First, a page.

Second Healthcare Worker Tests Positive for Ebola

[Content Note: Illness.]

A second healthcare worker who was part of team caring for Thomas Eric Duncan, the Liberian traveler who died at Texas Health Presbyterian Hospital last week, has tested positive for the Ebola virus, Texas state and federal health officials confirmed this morning.
The worker reported a fever on Tuesday and was immediately isolated at the hospital.

"Within 90 minutes of taking her temperature, she was in isolation," Judge Clay Jenkins, Dallas County's chief executive, said Wednesday morning at a news conference.

Preliminary tests were performed late Tuesday by the laboratory for the Texas Department of State Health Services in Austin, and the results were received about midnight. Additional tests to confirm the positive reading were being done by the federal Centers for Disease Control and Prevention in Atlanta.

Officials interviewed the worker to identify anyone else who might have been exposed, the state health department said in a statement, but it was unclear whether any others were being monitored.

...A second case of Ebola among the nearly 100 doctors, nurses and assistants who helped treat Mr. Duncan for 10 days at Presbyterian was not unexpected. For days, federal health officials have warned that, in addition to the nurse who was confirmed to have Ebola on Sunday, other cases were likely.

"It might get worse before it gets better, but it will get better," [Dallas Mayor Mike Rawlings] said. "The only way we are going to beat this is moment by moment, person by person, detail by detail."
A key part of preventing infections moving forward is putting in place protocols that were allegedly not in place during Duncan's treatment.
A Liberian Ebola patient was left in an open area of a Dallas emergency room for hours, and the nurses treating him worked for days without proper protective gear and faced constantly changing protocols, according to a statement released late Tuesday by the largest U.S. nurses' union.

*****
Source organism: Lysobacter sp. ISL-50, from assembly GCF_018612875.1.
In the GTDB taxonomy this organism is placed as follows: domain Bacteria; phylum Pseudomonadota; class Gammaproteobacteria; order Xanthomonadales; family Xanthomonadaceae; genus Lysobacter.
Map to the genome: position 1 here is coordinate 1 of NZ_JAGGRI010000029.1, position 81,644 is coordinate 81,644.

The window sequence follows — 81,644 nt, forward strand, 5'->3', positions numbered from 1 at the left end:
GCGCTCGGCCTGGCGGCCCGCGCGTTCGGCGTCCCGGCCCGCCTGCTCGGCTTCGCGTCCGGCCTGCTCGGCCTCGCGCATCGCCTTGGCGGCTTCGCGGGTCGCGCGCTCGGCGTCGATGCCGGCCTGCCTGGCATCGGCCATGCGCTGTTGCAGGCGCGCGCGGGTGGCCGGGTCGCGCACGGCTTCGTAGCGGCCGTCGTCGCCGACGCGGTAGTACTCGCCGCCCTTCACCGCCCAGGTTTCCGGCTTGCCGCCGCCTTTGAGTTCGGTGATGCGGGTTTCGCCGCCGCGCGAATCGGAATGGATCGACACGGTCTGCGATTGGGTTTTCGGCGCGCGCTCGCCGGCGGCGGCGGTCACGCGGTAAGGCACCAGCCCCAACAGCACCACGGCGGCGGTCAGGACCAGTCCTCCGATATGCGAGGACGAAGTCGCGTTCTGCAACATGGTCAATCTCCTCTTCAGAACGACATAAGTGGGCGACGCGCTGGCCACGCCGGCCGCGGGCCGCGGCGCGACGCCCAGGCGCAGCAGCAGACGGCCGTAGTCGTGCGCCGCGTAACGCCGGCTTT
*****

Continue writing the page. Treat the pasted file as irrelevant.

Nurses were forced to use medical tape to secure openings in their flimsy garments, worried that their necks and heads were exposed as they cared for a patient with explosive diarrhea and projectile vomiting, said Deborah Burger of National Nurses United.

...The nurses alleged that:

— Duncan was kept in a non-isolated area of the emergency department for several hours, potentially exposing up to seven other patients to Ebola;

— Patients who may have been exposed to Duncan were kept in isolation only for a day before being moved to areas where there were other patients;

— Nurses treating Duncan were also caring for other patients in the hospital;

— Preparation for Ebola at the hospital amounted to little more than an optional seminar for staff;

— In the face of constantly shifting guidelines, nurses were allowed to follow whichever ones they chose.

"There was no advance preparedness on what to do with the patient, there was no protocol, there was no system," Burger said.
The bad news is that there still isn't a solid system with proper supplies in place. The good news is that there will be, and that the contamination was the result of a lack of preparedness, which can be fixed, and not because the virus has evolved to transmit in new ways.

In the meantime, the infected nurses will (one hopes) be getting the best treatment possible, so that they may survive this horrible virus.

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